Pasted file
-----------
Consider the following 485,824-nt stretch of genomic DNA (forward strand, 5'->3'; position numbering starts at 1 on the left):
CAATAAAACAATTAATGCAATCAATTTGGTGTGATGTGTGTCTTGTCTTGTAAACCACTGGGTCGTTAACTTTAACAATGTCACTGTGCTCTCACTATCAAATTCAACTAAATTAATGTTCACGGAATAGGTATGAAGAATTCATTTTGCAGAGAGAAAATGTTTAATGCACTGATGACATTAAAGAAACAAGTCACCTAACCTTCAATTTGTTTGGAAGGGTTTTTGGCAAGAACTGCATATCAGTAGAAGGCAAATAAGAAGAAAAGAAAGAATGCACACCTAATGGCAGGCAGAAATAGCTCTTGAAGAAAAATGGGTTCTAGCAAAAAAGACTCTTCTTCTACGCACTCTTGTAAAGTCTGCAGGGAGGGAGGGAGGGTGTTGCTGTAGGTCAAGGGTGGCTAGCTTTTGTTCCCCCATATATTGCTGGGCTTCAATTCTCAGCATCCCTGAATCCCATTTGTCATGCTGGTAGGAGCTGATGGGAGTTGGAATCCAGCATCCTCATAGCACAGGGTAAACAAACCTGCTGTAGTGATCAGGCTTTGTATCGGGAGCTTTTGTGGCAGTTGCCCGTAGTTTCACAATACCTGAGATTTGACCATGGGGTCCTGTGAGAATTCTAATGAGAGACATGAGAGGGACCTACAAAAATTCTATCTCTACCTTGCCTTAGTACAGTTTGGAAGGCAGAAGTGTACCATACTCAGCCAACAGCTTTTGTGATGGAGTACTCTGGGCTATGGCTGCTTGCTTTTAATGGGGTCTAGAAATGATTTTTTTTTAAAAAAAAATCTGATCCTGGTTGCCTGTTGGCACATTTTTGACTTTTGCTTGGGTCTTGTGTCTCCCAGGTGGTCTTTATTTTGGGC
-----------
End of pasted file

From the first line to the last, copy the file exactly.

Consider the following 485,824-nt stretch of genomic DNA (forward strand, 5'->3'; position numbering starts at 1 on the left):
CAATAAAACAATTAATGCAATCAATTTGGTGTGATGTGTGTCTTGTCTTGTAAACCACTGGGTCGTTAACTTTAACAATGTCACTGTGCTCTCACTATCAAATTCAACTAAATTAATGTTCACGGAATAGGTATGAAGAATTCATTTTGCAGAGAGAAAATGTTTAATGCACTGATGACATTAAAGAAACAAGTCACCTAACCTTCAATTTGTTTGGAAGGGTTTTTGGCAAGAACTGCATATCAGTAGAAGGCAAATAAGAAGAAAAGAAAGAATGCACACCTAATGGCAGGCAGAAATAGCTCTTGAAGAAAAATGGGTTCTAGCAAAAAAGACTCTTCTTCTACGCACTCTTGTAAAGTCTGCAGGGAGGGAGGGAGGGTGTTGCTGTAGGTCAAGGGTGGCTAGCTTTTGTTCCCCCATATATTGCTGGGCTTCAATTCTCAGCATCCCTGAATCCCATTTGTCATGCTGGTAGGAGCTGATGGGAGTTGGAATCCAGCATCCTCATAGCACAGGGTAAACAAACCTGCTGTAGTGATCAGGCTTTGTATCGGGAGCTTTTGTGGCAGTTGCCCGTAGTTTCACAATACCTGAGATTTGACCATGGGGTCCTGTGAGAATTCTAATGAGAGACATGAGAGGGACCTACAAAAATTCTATCTCTACCTTGCCTTAGTACAGTTTGGAAGGCAGAAGTGTACCATACTCAGCCAACAGCTTTTGTGATGGAGTACTCTGGGCTATGGCTGCTTGCTTTTAATGGGGTCTAGAAATGATTTTTTTTTAAAAAAAAATCTGATCCTGGTTGCCTGTTGGCACATTTTTGACTTTTGCTTGGGTCTTGTGTCTCCCAGGTGGTCTTTATTTTGGGC